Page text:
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2 December 2017 | Opinion/Feature

Impact Of Yapei And Bupei Bridges Closure And Need For Alternatives

Paulina Adjei
Impact Of Yapei And Bupei Bridges Closure And Need For Alternatives

Writing this was not part of the deal, at least not before sharing the amazing experience about my stay in Navrongo particularly about the Tono Irrigation Project and all that was contained in the package. But I do my country much harm if I remain silent or even indifferent about this horrifying experience.

So, we got to the outskirts of Yapei (from Tamale) at 10:30 pm on Sunday 26th November, 2017 until about 5:30 pm on Monday 27th November where we were able to access the Fufulso junction- Damongo-Sawla road. As at the time, hundreds of vehicles got stuck at two temporary barriers manned by police and military officers to prevent frustrated travelers who had encamped several meters at both ends of the bridge from crossing.

We do not need any complex algorithm to understand the magnitude of the situation. Monies, in the form of goods waiting to be transported to their destinations are locked up. Economic goods traversing the north and south, and within the three regions of the north are confront with long turnaround delivery periods, increasing cost and losses consequently.

This is not to discount the emotional trauma and social challenges that vulnerable groups like women and children are facing having to stay behind the bridge obviously exposed to the vagaries of the weather. Don’t forget that government domestic revenue already suffers a deficit of 11% and that a prolonged closure of the Yapei and Buipe bridges which also serve governmentally countries will worsen efforts at mobilising more returns for development.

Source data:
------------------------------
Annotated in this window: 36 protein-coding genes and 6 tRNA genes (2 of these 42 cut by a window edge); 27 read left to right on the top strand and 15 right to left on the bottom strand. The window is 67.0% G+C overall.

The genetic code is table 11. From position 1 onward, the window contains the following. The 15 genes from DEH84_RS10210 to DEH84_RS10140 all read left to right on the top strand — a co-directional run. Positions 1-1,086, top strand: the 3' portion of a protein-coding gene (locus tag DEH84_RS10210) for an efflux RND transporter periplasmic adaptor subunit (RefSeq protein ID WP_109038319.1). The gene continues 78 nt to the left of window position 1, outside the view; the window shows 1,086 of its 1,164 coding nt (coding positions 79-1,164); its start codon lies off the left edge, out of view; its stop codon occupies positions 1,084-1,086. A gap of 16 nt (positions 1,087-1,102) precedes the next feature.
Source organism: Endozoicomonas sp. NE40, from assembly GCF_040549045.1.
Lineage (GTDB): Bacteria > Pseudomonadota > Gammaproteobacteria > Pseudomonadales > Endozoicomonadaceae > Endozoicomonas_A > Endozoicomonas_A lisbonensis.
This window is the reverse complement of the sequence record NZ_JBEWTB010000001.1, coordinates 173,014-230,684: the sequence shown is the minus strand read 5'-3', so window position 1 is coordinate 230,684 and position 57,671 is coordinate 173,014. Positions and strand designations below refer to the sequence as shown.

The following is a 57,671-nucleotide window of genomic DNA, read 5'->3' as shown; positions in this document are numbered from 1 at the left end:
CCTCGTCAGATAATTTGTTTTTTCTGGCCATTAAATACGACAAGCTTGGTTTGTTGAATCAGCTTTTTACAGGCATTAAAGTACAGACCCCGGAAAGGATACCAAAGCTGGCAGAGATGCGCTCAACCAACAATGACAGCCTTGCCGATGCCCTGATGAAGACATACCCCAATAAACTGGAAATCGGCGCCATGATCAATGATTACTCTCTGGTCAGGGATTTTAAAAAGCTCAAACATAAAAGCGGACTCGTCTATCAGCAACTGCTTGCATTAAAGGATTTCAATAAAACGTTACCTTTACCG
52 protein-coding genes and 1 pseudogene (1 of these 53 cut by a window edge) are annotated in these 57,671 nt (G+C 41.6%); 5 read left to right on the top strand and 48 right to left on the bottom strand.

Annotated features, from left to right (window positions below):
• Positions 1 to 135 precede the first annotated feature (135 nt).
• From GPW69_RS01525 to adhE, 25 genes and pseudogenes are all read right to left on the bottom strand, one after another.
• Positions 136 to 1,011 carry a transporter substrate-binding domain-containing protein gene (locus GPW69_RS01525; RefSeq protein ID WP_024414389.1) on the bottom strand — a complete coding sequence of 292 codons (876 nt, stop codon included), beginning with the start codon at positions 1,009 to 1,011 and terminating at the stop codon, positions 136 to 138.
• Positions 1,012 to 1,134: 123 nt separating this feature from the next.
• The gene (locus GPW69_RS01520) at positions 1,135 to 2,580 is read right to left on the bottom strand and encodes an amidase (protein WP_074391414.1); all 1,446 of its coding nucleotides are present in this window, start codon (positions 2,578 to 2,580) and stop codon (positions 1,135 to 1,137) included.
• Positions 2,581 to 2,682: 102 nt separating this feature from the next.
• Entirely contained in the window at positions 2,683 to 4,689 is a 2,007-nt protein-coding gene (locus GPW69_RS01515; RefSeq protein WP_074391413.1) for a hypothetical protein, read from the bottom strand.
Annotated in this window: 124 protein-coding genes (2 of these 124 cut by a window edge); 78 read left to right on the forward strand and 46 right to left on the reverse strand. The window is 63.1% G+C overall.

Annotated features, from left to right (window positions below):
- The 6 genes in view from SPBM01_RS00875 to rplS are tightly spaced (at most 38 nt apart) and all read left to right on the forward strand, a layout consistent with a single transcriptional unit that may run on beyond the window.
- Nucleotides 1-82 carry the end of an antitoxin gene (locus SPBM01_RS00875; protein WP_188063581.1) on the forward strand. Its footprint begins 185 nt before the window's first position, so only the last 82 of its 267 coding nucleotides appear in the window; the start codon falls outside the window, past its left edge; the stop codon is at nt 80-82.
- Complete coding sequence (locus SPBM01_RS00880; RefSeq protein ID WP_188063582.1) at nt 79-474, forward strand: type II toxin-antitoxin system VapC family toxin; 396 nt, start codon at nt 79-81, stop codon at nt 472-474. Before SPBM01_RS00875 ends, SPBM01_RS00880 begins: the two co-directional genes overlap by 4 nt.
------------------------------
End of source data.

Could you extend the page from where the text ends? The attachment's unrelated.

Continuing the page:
What is baffling is the fact that, alternate routes through the western and eastern corridors were not prepared ahead of the closure to manage the situation. The ideal would have been an inclusive consultation with stakeholders, effective communication to all who may be affected and roll out of some practical solution and alternatives as found below:

1. Grade the Tumu-Wa (western corridor) road and intensify security presence through erection of police barriers to halt frequent armed robbery attacks. At this point, an asphalt may be a luxury, we know. It is not enough to direct traffic to the route that extends a 5-hour trip to 15 hours. Measures such as deploying security officers/patrol teams at various points of the stretch are some proactive approaches to ensure the safety of commuters and augment free flow of goods and services between the regions and border towns.

2. Redeploy at least two ferries in good shape on the Makango-Yeji stretch of the Volta Lake which links the Northern and Brong Ahafo regions. The current Nana Besemuna ferry on the stretch has outlived its usefulness. Such action will help save travelling time, cost of commuting and provide a better alternative for heavy duty trucks, most especially.

I noticed that actual work on the bridge had not started as at Monday evening and security personnel allowed certain cars and weights to use the bridge. If this is still the case, authorities should communicate clearly to road users allowable weight so they can factor that into their activities. With the understanding that the bridge needs to undergo maintenance to save lives, there is also the need for effective planning and execution to prevent such routine works turning into emergencies.

Overall, let us consider this as a national security threat, not out of exaggeration but approach the implementation of the alternatives as a matter of urgency to ensure that engineers have the breathing space to give us a sustainable solution to the challenge.

For God and Country.
Yours truly,
Paulina Adjei

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